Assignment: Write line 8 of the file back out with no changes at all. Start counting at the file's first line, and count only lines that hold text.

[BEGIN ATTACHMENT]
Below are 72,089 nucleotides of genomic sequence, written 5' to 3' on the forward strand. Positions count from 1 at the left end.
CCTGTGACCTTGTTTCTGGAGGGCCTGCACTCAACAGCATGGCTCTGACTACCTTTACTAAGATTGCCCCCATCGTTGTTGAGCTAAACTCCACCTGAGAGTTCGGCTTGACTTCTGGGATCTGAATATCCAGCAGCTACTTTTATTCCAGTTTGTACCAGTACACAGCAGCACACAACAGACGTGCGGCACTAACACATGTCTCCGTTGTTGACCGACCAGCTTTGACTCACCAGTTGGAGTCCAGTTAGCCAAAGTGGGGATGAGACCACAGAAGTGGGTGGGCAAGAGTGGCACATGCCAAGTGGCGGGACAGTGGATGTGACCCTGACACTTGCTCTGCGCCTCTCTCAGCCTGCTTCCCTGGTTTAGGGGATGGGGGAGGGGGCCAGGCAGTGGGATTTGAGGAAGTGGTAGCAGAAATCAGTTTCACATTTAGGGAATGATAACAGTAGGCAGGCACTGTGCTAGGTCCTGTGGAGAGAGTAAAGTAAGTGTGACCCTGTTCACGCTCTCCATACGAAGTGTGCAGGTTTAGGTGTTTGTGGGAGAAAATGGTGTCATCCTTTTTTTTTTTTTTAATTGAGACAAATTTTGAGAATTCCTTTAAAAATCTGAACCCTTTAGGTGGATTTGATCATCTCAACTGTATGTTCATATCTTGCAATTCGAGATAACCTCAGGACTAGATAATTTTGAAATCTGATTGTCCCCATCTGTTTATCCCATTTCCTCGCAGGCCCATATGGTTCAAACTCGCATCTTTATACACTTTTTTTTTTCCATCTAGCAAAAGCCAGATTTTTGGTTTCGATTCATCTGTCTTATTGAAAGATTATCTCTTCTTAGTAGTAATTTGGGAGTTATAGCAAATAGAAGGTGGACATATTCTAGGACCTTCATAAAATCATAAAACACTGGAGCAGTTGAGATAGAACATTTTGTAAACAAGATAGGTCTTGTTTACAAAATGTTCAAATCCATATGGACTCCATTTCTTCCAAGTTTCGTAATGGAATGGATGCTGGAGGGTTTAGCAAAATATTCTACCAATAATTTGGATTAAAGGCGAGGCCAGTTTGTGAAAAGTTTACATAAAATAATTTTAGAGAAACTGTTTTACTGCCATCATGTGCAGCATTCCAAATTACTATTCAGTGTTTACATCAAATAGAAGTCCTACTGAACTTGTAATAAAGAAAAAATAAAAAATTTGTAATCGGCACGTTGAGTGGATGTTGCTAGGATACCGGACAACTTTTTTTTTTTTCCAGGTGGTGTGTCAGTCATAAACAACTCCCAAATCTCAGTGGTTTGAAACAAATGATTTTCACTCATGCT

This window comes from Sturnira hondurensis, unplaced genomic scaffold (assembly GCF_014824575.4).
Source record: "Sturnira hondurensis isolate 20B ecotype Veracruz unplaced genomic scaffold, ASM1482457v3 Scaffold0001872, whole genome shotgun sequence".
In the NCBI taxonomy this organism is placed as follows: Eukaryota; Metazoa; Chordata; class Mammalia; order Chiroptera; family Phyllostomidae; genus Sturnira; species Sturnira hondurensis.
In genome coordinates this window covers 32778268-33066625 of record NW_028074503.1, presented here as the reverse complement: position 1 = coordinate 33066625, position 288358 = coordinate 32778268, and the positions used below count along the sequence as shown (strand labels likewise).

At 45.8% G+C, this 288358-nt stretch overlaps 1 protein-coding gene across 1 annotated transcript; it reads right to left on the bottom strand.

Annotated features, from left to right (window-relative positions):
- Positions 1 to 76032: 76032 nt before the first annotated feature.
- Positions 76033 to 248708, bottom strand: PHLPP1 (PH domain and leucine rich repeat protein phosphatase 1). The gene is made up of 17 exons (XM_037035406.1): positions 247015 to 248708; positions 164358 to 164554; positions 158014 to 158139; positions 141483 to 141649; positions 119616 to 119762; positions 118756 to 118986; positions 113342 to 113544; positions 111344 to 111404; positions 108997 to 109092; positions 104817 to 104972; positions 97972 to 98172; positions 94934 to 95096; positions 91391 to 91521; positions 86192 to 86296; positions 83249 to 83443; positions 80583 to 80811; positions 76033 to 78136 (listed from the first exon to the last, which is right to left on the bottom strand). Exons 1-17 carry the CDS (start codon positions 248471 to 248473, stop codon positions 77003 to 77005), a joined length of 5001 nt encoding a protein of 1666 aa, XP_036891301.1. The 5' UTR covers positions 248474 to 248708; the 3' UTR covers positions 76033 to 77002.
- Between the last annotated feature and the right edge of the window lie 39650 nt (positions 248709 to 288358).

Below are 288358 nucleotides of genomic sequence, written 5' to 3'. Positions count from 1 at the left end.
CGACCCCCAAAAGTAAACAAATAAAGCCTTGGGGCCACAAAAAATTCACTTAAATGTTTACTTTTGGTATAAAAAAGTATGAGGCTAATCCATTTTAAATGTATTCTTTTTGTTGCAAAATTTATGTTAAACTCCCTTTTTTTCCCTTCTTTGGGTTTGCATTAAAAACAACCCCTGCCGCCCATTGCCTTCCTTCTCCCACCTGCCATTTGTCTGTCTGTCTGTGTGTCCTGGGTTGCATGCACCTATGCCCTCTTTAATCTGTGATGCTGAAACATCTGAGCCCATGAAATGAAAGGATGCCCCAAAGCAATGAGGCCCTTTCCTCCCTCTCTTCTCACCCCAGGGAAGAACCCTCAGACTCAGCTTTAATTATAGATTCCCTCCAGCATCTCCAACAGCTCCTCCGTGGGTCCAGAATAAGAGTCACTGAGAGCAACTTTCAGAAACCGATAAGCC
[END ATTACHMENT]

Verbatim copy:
Annotated features, from left to right (window-relative positions):